Little-known fact about me: I am terrible at driving in reverse. I mean, truly and pathetically terrible.
When we lived in Buffalo, I had an awful time backing out of our narrow driveway. The houses are close together there, and in the winter, the shoveled snow piles up on both sides of the driveway. I got stuck in a snow drift while backing out more times than I will ever admit, and I often called Ryan in a panic, "I am stuck in the driveway, and I have to be to work in thirty minutes! Please come home and save me!" He would leave class and sprint home to shovel me out. (I love that patient man.) He eventually started pulling the car out for me before he left for school, just to save himself the trouble of running home when I inevitably got stuck.
I am not proud of this weakness of mine. In fact, I am quite mortified about it. But no matter how much I try to learn to drive straight in reverse, I just cannot do it. And it continues to cause all sorts of difficult and embarrassing situations in my life.
Take last Friday night, for example. I was meeting my sisters and my cousin at D-Bar, a swanky dessert place in Denver where there is never any parking available, and I was thrilled to see a spot open right in front of the restaurant. The only problem? I would have to parallel park.
Ay yi yi.
I did my best, but I ended up going over the curb a little bit, onto the grass. No biggie, right?
Well, it wouldn't have been a biggie if a broken sprinkler head hadn't created a literal bog in the grassy area next to the curb. As I tried to straighten out my car, I felt my right tire sink about two feet into the mud and heard the bottom of my car scra-a-a-pe against the concrete curb.
Dang dang DANG it.
A few people who were walking by apparently heard the heinous noise as well, and they turned to stare. They looked a little bit shocked by what they saw (which I knew was not a good sign), but I played cool, acting unconcerned while I pretended to take a call on my cell phone. (Not kidding. I actually did this.) As soon as the spectators walked away, I hung up my oh-so-important call and sheepishly got out of my car to survey the damage.
This was not good.
Berating myself for being so incompetent, I texted my sisters to inform them that I had landed myself in a bog that I wasn't sure I would ever be able to get out of. They responded to let me know that they would help me as soon as they arrived, but they were running late because my little sister had bumped a curb on the way to the restaurant, and she had popped her tire.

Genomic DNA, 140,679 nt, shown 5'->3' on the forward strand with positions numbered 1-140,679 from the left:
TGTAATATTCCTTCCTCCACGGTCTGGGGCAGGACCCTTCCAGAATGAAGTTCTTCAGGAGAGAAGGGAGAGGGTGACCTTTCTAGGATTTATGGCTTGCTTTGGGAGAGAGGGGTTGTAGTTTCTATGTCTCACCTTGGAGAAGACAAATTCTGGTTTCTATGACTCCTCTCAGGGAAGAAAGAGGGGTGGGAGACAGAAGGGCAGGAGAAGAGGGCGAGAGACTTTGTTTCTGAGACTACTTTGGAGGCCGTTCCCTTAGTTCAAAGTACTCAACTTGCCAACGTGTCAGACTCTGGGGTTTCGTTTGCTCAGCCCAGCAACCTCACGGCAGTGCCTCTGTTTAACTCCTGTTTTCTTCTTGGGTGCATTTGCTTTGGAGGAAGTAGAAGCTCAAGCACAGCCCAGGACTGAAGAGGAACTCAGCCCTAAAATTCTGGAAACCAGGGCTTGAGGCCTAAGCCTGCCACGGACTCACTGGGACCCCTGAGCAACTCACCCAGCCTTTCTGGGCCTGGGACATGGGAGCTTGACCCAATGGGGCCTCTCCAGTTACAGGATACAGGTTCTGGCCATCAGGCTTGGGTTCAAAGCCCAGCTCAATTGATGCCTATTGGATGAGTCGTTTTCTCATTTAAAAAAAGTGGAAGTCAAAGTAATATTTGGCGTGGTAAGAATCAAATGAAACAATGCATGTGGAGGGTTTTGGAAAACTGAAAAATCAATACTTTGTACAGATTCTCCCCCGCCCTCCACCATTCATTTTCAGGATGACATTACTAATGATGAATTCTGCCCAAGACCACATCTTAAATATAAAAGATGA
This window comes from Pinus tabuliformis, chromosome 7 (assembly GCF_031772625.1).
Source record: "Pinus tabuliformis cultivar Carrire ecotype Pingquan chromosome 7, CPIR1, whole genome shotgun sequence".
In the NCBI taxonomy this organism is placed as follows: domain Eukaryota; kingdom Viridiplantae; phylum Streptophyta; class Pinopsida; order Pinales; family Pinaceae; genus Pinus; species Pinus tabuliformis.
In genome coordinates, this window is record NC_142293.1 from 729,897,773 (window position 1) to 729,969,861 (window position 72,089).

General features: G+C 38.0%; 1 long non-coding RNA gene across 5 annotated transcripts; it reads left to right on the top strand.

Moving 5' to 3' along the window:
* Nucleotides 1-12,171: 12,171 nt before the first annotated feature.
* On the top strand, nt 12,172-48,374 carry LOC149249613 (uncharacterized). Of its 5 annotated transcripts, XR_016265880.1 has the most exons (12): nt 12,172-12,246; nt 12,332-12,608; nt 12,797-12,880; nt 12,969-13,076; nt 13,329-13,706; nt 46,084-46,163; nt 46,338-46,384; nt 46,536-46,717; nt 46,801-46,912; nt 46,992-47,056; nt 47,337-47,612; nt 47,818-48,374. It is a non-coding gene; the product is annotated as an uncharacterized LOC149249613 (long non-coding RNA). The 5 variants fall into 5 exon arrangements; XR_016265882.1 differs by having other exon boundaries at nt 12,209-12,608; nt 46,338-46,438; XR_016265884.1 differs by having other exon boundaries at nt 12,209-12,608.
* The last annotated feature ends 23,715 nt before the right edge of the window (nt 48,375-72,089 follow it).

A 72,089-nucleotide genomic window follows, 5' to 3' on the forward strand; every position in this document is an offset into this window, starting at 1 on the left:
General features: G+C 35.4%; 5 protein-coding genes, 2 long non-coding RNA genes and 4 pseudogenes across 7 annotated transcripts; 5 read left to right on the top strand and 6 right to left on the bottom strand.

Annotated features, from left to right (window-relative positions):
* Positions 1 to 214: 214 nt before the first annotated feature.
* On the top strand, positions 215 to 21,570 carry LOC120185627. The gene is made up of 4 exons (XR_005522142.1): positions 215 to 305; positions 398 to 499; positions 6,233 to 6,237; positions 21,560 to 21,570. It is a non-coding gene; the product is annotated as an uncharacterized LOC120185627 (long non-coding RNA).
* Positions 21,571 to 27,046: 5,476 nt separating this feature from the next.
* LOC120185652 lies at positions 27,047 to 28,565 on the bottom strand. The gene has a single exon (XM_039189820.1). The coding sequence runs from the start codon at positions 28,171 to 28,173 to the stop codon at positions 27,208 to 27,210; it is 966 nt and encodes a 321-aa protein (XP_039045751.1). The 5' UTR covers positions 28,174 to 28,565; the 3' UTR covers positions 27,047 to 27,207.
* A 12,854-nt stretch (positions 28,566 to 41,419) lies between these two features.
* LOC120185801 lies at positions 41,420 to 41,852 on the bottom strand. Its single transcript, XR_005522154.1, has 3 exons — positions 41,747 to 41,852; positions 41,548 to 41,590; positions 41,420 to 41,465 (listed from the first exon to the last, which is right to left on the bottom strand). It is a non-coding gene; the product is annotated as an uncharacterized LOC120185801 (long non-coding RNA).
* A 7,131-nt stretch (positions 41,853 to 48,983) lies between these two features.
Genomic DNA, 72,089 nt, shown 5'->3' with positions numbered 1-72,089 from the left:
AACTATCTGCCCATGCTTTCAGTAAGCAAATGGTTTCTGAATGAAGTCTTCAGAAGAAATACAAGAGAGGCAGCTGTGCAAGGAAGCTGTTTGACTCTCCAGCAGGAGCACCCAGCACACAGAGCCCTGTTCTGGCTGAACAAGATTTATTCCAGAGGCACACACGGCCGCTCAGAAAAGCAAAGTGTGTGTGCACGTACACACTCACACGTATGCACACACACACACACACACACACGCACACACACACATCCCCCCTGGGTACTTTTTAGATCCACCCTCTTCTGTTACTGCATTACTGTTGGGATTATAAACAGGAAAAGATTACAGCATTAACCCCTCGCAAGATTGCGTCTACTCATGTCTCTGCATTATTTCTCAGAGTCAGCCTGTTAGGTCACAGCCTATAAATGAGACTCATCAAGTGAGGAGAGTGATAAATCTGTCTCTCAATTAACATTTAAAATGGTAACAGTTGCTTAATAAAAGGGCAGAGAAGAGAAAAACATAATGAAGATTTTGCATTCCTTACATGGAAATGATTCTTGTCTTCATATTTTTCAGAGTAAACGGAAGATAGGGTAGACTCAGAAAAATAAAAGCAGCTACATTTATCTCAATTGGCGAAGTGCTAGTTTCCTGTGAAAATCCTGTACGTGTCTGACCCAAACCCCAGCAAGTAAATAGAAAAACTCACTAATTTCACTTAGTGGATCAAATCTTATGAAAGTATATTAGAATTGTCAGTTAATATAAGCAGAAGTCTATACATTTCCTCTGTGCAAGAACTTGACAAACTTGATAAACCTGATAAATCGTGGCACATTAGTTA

So I guess it runs in the family.
Once my sisters resolved their dilemma and arrived to help me with mine, we all agreed that we should eat before endeavoring to push the car out of the quagmire, in order to build up our strength and also so that our embarrassing efforts might be cloaked by the darkness of night. In the end, it didn't make much difference. No amount of pushing on our part would've hoisted that vehicle out of the bog (believe me, we tried), and no amount of darkness would have decreased the spectacle that we created right outside of a posh restaurant with tons of outdoor seating and an outdoor waiting area (we were dinner entertainment for about fifty people).
Fortunately for us, just when we were about to give up and call a tow truck, a savior arrived: he was wearing a mud-splattered t-shirt and a camouflage hat. One of his front teeth was missing. He was walking through the dark alley next to the restaurant when he saw us in distress and came right over to help. (For the record, not one of the polo-wearing men watching from the porch of the restaurant offered to help.) We never did learn his name, but at one point, he informed us that we should call his parole officer and tell him about his good deed. We all laughed, not sure if he was kidding, but then he showed us his ankle monitor. I thought it was the greatest thing ever. I love exceptionally nice ex-convicts.
I gladly agreed to call his parole officer, but he declined saying, "Actually, I get off scram on September 1st, so there is no need for you to call. But thanks for being willing." So, after he spent almost an hour jacking my car up, forcing huge rocks underneath the tire in order to create traction, and helping us push the car out of the bog, we gave him a piece of D-Bar's famous chocolate cake and all of the cash in my wallet. He was quite grateful, but we were even more grateful. Thank heaven for our Good Samaritan.
Now I think I need to learn how to drive in reverse.